It’s good to see that Marise Payne has stepped into Julie Bishop’s shoes so deftly and is now humouring the neighbourhood with my money and yours:
Australia will be expected to contribute to a new $US1.5 billion Pacific Resilience Facility to help island nations adapt to the impacts of rising sea levels and more frequent natural disasters, after acknowledging climate change as the region’s biggest security threat.
The final communique agreed by Pacific Islands Forum nations in Nauru last night called on all countries to implement their promised Paris agreement carbon emissions cuts.
The communique, endorsed by Australia and the 17 other PIF nations, included an agreement to establish the new resilience fund, to be financed by member countries and multilateral organisations.
The PIF secretariat hopes the facility will grow to become a $US1.5 billion funding pool to help Pacific nations deal with the effects of climate change, including erosion, salinity in water tables, loss of crops and damaging storms.
Australia, which currently bears 35 per cent of the costs of PIF, will be expected to contribute significantly to the fund.
Foreign Affairs Minister Marise Payne approved the communique and a new security pact declaring climate change to the “the single greatest threat” the region, less than a fortnight after the Coalition’s move to drop carbon emissions cuts from energy policy.
Whatever you think of climate change, it’s a great way to get the money from the developed countries’ coffers.
Guilt is a strong motivator for generosity, as many religions discovered to their profit a long time ago (“Forgive me Lord for my emissions”).
And climate change is sexy: Western donors are more likely to shell out for anything to do with climate change than for any other old and boring aid priorities.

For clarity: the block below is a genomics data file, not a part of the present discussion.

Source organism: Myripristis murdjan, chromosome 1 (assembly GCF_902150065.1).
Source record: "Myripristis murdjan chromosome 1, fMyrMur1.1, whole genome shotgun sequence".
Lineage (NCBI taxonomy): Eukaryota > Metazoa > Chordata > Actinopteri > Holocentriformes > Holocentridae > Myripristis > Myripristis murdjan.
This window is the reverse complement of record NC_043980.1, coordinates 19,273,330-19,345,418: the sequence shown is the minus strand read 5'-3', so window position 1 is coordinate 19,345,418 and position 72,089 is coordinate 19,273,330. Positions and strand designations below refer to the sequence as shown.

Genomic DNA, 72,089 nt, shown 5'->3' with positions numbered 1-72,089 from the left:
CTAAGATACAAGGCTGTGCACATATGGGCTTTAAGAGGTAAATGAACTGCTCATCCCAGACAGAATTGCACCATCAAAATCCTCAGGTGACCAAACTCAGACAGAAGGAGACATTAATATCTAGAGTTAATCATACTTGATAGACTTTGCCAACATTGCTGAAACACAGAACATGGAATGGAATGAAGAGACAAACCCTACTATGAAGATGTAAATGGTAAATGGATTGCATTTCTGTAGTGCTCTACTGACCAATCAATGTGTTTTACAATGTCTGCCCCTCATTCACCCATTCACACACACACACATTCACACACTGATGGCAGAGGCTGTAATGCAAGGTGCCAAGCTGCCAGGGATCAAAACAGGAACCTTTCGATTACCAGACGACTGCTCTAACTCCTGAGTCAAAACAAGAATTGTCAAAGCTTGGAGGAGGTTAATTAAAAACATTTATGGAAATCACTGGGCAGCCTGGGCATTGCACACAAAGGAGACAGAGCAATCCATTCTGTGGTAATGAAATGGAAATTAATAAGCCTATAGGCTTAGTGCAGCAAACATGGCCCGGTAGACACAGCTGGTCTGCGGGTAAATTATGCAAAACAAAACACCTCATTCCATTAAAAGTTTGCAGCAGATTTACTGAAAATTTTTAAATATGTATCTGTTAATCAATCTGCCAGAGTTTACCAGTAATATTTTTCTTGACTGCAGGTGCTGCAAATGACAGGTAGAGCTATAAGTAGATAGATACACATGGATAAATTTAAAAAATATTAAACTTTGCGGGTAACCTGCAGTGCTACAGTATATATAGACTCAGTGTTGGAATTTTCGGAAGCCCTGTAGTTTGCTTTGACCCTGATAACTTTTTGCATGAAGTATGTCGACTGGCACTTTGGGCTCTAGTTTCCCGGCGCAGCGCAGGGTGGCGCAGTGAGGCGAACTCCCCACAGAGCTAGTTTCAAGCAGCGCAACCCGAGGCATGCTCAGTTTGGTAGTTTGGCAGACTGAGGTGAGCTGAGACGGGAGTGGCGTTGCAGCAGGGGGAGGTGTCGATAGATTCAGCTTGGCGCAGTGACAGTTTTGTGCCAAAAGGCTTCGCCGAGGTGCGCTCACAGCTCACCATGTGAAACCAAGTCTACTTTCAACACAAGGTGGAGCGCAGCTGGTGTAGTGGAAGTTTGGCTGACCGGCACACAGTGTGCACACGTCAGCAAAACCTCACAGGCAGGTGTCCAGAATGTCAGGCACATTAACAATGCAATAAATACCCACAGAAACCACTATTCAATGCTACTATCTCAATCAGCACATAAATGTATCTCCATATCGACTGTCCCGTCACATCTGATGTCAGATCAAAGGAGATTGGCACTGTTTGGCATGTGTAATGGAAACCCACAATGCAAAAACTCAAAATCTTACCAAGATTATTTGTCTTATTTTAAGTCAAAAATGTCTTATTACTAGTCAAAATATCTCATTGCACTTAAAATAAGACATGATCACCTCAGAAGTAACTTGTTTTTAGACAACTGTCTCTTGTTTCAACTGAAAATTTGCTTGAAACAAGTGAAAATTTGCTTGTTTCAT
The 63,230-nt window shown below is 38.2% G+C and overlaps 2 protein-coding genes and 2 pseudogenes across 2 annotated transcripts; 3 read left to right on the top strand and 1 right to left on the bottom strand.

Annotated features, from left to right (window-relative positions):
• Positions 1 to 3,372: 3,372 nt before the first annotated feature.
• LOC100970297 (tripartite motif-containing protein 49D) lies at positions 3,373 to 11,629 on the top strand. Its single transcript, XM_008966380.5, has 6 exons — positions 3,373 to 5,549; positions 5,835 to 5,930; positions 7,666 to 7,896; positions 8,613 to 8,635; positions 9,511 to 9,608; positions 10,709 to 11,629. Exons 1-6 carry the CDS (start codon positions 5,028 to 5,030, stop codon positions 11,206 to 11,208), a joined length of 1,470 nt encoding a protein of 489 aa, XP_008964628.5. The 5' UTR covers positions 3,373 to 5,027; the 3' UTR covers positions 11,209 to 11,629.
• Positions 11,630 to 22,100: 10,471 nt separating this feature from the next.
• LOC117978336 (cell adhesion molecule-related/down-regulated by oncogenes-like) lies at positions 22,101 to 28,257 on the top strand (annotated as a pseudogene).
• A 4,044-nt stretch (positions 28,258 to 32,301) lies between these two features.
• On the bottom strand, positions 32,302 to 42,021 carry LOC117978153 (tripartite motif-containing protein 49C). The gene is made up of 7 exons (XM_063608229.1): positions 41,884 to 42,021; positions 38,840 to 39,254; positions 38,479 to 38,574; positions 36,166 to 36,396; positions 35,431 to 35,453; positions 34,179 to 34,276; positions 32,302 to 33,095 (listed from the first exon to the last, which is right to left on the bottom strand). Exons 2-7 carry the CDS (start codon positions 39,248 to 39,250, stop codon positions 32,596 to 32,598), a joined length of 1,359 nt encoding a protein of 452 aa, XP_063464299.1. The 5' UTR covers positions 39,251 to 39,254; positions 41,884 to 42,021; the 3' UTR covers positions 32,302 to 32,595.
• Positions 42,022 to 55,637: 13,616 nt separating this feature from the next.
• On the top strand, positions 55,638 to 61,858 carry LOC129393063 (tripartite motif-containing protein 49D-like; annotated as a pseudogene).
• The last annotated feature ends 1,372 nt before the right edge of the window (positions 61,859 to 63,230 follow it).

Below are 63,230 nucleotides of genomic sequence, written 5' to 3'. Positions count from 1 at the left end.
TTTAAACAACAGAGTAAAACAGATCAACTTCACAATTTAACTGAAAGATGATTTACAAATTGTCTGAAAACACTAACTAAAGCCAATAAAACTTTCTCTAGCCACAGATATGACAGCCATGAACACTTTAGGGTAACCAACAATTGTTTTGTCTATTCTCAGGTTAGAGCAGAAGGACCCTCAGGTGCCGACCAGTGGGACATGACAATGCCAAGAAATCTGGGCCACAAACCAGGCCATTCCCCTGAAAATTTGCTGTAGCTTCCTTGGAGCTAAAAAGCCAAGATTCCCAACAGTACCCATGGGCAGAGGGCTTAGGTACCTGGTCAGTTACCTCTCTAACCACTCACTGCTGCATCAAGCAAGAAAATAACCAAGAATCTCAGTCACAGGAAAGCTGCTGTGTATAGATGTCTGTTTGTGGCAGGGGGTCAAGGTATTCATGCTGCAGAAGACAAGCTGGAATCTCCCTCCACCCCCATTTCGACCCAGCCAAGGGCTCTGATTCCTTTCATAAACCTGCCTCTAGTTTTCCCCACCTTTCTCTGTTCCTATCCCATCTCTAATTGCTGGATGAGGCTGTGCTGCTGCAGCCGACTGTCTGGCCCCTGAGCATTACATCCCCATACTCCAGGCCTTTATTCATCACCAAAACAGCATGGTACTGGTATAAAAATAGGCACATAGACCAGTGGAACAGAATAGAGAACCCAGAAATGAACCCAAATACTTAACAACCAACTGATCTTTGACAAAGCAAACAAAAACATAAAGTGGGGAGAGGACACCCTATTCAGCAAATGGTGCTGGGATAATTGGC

It’s what AIDS in Africa used to be twenty years ago. In both cases, the smarter recipient countries have learned to reframe their traditional pleas for Western dosh to fit the latest politically correct cause.
Whether seas are indeed rising, however, is another question altogether.
Kiribati is the poster child for the idea that vengeful waters will swallow the new Atlantis of the Pacific for the sins of the belching chimneys elsewhere, in the process unleashing waves of climate refugees.
Scientific evidence, however, seems to show that most of Kiribati is actually increasing in size. But even if this widely dispersed collection of island chains (trivia for you: Kiribati is the only country in the world with territory in all four hemispheres) was indeed sinking under the rising seas, there is nothing that Australia could do about it.
Even if instead Australia itself disappeared under the weaves, the resulting fall of 1-2 per cent in global emissions would have an unmeasurable impact on Kiribati’s coastline.
The Pacific Island Forum is full of countries, which while undoubtedly picturesque and romantic, are among the poorest in the world. Even if most of them were not misgoverned in the first place, they are too small and too isolated to have viable economies and bright future prospects.
Many, including Kiribati, have populations of the size that cannot be supported by the scarce land and resources. Most are beset by a wide range of political, social and economic problems, from corruption through rampant violence against women to alarming rates of obesity, with the consequent impact on health outcomes, which the countries can ill afford.
Climate change “the single greatest threat” to the region? Certainly the single greatest opportunity to demand extra foreign aid, which accounts for significant proportions of government budgets across the region.
The perplexing thing about the Pacific is that it faces so many different dilemmas that climate change is the least of its problems.
Arthur Chrenkoff blogs at The Daily Chrenk, where this piece also appears.
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